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11. The Power of Variable Names
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In languages that don t support namespaces or packages, you can still use naming conventions to partition the global name space. One convention is to require that globally-visible classes be prefixed with subsystem mnemonic. Thus the user interface employee class might become uiEmployee, and the database employee class might become dbEmployee. This minimizes the risk of globalnamespace collisions.
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Computed-Value Qualifiers in Variable Names
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Many programs have variables that contain computed values: totals, averages, maximums, and so on. If you modify a name with a qualifier like Total, Sum, Average, Max, Min, Record, String, or Pointer, put the modifier at the end of the name. This practice offers several advantages. First, the most significant part of the variable name, the part that gives the variable most of its meaning, is at the front, so it s most prominent and gets read first. Second, by establishing this convention, you avoid the confusion you might create if you were to use both totalRevenue and revenueTotal in the same program. The names are semantically equivalent, and the convention would prevent their being used as if they were different. Third, a set of names like revenueTotal, expenseTotal, revenueAverage, and expenseAverage has a pleasing symmetry. A set of names like totalRevenue, expenseTotal, revenueAverage, and averageExpense doesn t appeal to a sense of order. Finally, the consistency improves readability and eases maintenance. An exception to the rule that computed values go at the end of the name is the customary position of the Num qualifier. Placed at the beginning of a variable name, Num refers to a total. numSales is the total number of sales. Placed at the end of the variable name, Num refers to an index. saleNum is the number of the current sale. The s at the end of numSales is another tip-off about the difference in meaning. But, because using Num so often creates confusion, it s probably best to sidestep the whole issue by using Count or Total to refer to a total number of sales and Index to refer to a specific sale. Thus, salesCount is the total number of sales and salesIndex refers to a specific sale.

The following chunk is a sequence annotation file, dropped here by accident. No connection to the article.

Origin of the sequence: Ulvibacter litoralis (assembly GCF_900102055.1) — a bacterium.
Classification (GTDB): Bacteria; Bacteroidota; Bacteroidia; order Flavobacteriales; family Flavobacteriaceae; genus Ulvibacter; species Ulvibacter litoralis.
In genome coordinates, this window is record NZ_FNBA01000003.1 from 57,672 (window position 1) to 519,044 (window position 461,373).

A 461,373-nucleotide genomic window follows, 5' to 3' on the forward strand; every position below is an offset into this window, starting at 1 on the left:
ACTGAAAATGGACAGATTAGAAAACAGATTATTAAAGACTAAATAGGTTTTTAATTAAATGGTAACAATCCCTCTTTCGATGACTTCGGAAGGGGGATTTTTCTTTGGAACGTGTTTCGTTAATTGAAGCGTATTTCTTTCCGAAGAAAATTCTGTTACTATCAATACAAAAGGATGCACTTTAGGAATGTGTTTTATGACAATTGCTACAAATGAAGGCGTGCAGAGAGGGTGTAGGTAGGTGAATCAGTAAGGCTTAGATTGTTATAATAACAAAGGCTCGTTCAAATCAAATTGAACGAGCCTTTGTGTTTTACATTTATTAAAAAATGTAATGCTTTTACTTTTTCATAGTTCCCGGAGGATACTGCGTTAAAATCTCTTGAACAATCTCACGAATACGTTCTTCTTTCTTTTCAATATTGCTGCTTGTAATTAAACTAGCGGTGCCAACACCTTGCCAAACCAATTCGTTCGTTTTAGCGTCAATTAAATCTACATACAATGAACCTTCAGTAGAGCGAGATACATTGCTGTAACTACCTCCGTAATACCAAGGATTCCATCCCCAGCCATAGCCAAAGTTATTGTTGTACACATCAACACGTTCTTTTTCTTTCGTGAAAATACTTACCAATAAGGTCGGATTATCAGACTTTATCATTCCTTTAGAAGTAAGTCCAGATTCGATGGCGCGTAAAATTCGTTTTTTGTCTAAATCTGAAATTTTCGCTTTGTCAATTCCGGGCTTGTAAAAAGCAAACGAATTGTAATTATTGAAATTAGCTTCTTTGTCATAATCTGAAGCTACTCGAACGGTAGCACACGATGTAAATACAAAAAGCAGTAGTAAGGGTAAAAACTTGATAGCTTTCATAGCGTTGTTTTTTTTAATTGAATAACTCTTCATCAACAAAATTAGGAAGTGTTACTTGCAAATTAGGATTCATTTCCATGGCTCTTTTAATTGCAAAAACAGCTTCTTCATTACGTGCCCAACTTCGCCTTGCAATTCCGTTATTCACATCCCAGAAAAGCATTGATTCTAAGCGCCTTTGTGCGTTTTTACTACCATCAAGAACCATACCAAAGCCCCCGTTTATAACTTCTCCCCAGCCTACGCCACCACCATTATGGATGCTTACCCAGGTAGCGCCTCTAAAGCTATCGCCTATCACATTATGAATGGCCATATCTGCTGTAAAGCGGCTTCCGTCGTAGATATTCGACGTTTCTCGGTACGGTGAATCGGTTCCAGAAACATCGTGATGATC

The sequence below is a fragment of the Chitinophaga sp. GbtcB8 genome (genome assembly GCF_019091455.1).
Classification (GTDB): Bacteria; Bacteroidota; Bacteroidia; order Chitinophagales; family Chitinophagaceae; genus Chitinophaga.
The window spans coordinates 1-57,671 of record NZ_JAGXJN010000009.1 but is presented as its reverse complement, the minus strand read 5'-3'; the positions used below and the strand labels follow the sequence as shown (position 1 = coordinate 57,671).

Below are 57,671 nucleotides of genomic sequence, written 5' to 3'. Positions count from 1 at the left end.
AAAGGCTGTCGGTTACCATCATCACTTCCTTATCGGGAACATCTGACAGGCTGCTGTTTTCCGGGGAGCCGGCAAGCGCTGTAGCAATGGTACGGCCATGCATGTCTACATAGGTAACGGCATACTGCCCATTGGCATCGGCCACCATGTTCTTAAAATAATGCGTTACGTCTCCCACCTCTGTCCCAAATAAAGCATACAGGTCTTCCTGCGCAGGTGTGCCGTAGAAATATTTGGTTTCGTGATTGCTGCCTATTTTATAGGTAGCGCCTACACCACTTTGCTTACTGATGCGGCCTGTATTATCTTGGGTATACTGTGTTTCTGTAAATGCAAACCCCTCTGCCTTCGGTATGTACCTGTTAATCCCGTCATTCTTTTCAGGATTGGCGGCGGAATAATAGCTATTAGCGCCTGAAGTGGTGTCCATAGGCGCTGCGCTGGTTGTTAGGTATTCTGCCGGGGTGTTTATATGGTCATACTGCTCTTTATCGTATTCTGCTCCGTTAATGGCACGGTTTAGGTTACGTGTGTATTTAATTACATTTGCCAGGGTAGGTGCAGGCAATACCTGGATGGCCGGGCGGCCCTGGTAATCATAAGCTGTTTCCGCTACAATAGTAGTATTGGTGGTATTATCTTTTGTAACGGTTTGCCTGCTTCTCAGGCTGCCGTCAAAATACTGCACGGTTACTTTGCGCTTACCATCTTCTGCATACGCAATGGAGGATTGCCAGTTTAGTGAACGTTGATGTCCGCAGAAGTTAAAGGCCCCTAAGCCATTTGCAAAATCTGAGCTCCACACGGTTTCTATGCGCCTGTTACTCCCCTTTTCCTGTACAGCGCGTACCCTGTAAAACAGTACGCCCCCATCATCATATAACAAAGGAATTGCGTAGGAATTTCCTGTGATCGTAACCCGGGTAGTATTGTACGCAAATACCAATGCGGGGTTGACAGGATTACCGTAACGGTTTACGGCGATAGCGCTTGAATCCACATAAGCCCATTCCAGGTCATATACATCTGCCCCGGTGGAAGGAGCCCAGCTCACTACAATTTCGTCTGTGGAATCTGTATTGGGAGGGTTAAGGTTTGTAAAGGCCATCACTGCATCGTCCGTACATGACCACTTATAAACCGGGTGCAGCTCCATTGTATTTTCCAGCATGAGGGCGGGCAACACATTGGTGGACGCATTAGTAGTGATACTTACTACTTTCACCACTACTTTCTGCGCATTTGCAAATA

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Common Opposites in Variable Names
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Use opposites precisely. Using naming conventions for opposites helps consistency, which helps readability. Pairs like begin/end are easy to understand and remember. Pairs that depart from common-language opposites tend to be hard to remember and are therefore confusing. Here are some common opposites:
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For a similar list of opposites in 6 routine names, see Provide 7 services in pairs with their 8 opposites in Section 6.2.
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11. The Power of Variable Names
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begin/end first/last locked/unlocked min/max next/previous old/new opened/closed visible/invisible source/target source/destination (less common) up/down
11.2 Naming Specific Types of Data
In addition to the general considerations in naming data, special considerations come up in the naming of specific kinds of data. This section describes considerations specifically for loop variables, status variables, temporary variables, boolean variables, enumerated types, and named constants.
Naming Loop Indexes
Guidelines for naming variables in loops have arisen because loops are such a common feature of computer programming. The names i, j, and k are customary:
Java Example of a Simple Loop Variable Name
for ( i = firstItem; i < lastItem; i++ ) { data[ i ] = 0; }
For details on loops, see 8 16, Controlling Loops.
7 CROSS-REFERENCE
If a variable is to be used outside the loop, it should be given a more meaningful name than i, j, or k. For example, if you are reading records from a file and need to remember how many records you ve read, a more meaningful name like recordCount would be appropriate:
Java Example of a Good Descriptive Loop Variable Name
recordCount = 0; while ( moreScores() ) {
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11. The Power of Variable Names
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score[ recordCount ] = GetNextScore(); recordCount++;
// lines using recordCount ...
If the loop is longer than a few lines, it s easy to forget what i is supposed to stand for, and you re better off giving the loop index a more meaningful name. Because code is so often changed, expanded, and copied into other programs, many experienced programmers avoid names like i altogether. One common reason loops grow longer is that they re nested. If you have several nested loops, assign longer names to the loop variables to improve readability.
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